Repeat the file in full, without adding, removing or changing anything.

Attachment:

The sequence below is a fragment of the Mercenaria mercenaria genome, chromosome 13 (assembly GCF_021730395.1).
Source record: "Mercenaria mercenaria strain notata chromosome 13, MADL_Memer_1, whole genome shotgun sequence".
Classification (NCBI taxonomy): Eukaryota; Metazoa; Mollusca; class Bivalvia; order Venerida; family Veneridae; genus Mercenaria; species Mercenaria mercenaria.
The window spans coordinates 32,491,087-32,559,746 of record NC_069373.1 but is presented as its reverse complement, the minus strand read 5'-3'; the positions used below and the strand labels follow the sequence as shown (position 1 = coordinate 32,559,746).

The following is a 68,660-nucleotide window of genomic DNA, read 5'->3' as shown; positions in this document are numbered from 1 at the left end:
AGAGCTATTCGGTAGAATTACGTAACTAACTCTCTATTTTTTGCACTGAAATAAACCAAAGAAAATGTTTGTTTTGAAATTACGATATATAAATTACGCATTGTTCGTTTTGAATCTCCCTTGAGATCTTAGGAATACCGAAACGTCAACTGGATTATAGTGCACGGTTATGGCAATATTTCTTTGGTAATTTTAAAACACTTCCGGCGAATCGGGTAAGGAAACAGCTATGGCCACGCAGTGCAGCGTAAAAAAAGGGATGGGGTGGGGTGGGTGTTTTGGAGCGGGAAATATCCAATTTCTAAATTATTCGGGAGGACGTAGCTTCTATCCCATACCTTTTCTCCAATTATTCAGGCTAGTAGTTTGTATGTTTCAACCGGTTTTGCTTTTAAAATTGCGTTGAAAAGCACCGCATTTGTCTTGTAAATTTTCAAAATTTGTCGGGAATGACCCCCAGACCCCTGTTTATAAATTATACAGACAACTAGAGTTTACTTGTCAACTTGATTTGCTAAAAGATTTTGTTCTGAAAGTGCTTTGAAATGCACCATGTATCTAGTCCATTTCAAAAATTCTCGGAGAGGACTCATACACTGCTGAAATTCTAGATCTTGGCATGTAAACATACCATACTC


The sequence below is a fragment of the Mercenaria mercenaria genome, chromosome 13 (assembly GCF_021730395.1).
Source record: "Mercenaria mercenaria strain notata chromosome 13, MADL_Memer_1, whole genome shotgun sequence".
Classification (NCBI taxonomy): Eukaryota; Metazoa; Mollusca; class Bivalvia; order Venerida; family Veneridae; genus Mercenaria; species Mercenaria mercenaria.
The window spans coordinates 32,491,087-32,559,746 of record NC_069373.1 but is presented as its reverse complement, the minus strand read 5'-3'; the positions used below and the strand labels follow the sequence as shown (position 1 = coordinate 32,559,746).

The following is a 68,660-nucleotide window of genomic DNA, read 5'->3' as shown; positions in this document are numbered from 1 at the left end:
AGAGCTATTCGGTAGAATTACGTAACTAACTCTCTATTTTTTGCACTGAAATAAACCAAAGAAAATGTTTGTTTTGAAATTACGATATATAAATTACGCATTGTTCGTTTTGAATCTCCCTTGAGATCTTAGGAATACCGAAACGTCAACTGGATTATAGTGCACGGTTATGGCAATATTTCTTTGGTAATTTTAAAACACTTCCGGCGAATCGGGTAAGGAAACAGCTATGGCCACGCAGTGCAGCGTAAAAAAAGGGATGGGGTGGGGTGGGTGTTTTGGAGCGGGAAATATCCAATTTCTAAATTATTCGGGAGGACGTAGCTTCTATCCCATACCTTTTCTCCAATTATTCAGGCTAGTAGTTTGTATGTTTCAACCGGTTTTGCTTTTAAAATTGCGTTGAAAAGCACCGCATTTGTCTTGTAAATTTTCAAAATTTGTCGGGAATGACCCCCAGACCCCTGTTTATAAATTATACAGACAACTAGAGTTTACTTGTCAACTTGATTTGCTAAAAGATTTTGTTCTGAAAGTGCTTTGAAATGCACCATGTATCTAGTCCATTTCAAAAATTCTCGGAGAGGACTCATACACTGCTGAAATTCTAGATCTTGGCATGTAAACATACCATACTC